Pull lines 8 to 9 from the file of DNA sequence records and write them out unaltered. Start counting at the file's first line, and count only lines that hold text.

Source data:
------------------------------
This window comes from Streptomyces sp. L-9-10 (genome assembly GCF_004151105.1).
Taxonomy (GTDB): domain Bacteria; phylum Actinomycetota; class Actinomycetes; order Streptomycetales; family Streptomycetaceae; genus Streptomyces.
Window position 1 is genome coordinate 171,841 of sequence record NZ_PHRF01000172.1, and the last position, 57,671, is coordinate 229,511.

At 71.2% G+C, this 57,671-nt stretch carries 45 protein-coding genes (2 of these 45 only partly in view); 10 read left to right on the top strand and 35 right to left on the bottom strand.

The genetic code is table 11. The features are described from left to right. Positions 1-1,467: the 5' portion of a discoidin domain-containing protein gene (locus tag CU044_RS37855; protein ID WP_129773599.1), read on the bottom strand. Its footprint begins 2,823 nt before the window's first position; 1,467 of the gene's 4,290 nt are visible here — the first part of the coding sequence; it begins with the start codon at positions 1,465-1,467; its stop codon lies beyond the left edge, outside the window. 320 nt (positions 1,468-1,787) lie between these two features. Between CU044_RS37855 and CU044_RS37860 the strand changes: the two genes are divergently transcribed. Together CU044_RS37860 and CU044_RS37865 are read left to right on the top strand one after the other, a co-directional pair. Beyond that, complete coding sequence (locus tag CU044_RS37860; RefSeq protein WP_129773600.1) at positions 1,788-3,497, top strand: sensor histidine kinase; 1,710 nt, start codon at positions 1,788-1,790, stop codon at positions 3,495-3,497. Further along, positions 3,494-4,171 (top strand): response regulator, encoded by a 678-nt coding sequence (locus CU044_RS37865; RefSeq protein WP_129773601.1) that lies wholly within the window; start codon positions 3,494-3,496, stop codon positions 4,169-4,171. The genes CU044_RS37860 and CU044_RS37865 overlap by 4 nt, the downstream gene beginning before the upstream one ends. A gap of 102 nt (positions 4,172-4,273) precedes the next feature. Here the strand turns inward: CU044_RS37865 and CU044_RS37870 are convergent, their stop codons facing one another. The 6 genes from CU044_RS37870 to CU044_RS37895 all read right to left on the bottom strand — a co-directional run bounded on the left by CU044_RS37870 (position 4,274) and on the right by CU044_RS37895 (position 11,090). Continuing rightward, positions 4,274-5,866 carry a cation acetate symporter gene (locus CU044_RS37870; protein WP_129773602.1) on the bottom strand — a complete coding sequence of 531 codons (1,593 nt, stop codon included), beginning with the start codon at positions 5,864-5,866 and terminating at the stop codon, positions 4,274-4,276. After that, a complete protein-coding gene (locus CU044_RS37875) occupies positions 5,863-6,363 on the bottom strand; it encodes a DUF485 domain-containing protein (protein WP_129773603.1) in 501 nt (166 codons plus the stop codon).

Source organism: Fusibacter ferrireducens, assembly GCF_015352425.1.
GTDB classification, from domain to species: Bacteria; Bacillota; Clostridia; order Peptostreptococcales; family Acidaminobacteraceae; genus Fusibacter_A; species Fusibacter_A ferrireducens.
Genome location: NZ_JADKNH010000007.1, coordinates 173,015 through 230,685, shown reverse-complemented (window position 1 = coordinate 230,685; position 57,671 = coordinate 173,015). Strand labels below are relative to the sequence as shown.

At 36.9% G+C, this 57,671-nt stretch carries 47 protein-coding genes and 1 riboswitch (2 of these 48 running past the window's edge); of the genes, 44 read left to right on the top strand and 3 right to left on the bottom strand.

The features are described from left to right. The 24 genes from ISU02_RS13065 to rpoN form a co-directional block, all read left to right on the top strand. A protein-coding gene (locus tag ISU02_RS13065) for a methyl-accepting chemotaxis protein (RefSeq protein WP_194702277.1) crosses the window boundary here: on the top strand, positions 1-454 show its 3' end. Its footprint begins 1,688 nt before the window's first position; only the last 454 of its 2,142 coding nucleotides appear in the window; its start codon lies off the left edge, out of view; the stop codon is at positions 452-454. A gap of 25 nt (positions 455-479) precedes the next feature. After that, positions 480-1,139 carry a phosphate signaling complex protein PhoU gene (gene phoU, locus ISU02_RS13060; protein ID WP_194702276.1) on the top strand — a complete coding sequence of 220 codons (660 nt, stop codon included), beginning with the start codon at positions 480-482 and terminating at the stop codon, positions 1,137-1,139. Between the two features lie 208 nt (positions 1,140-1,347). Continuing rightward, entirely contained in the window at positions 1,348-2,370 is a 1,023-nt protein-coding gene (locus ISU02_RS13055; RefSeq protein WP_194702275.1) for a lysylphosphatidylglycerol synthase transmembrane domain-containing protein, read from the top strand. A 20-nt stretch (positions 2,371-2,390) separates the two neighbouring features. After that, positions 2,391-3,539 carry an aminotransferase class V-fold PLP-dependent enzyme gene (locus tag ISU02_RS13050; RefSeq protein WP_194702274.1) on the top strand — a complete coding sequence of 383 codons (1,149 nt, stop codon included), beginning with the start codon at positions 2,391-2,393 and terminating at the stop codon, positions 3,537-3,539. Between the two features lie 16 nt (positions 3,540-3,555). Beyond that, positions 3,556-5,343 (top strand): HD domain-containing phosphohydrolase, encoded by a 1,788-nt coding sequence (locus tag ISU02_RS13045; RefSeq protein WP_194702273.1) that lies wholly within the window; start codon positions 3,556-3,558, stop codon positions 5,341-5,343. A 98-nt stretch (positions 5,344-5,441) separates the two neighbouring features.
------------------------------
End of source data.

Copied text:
Genome location: NZ_JADKNH010000007.1, coordinates 173,015 through 230,685, shown reverse-complemented (window position 1 = coordinate 230,685; position 57,671 = coordinate 173,015). Strand labels below are relative to the sequence as shown.

At 36.9% G+C, this 57,671-nt stretch carries 47 protein-coding genes and 1 riboswitch (2 of these 48 running past the window's edge); of the genes, 44 read left to right on the top strand and 3 right to left on the bottom strand.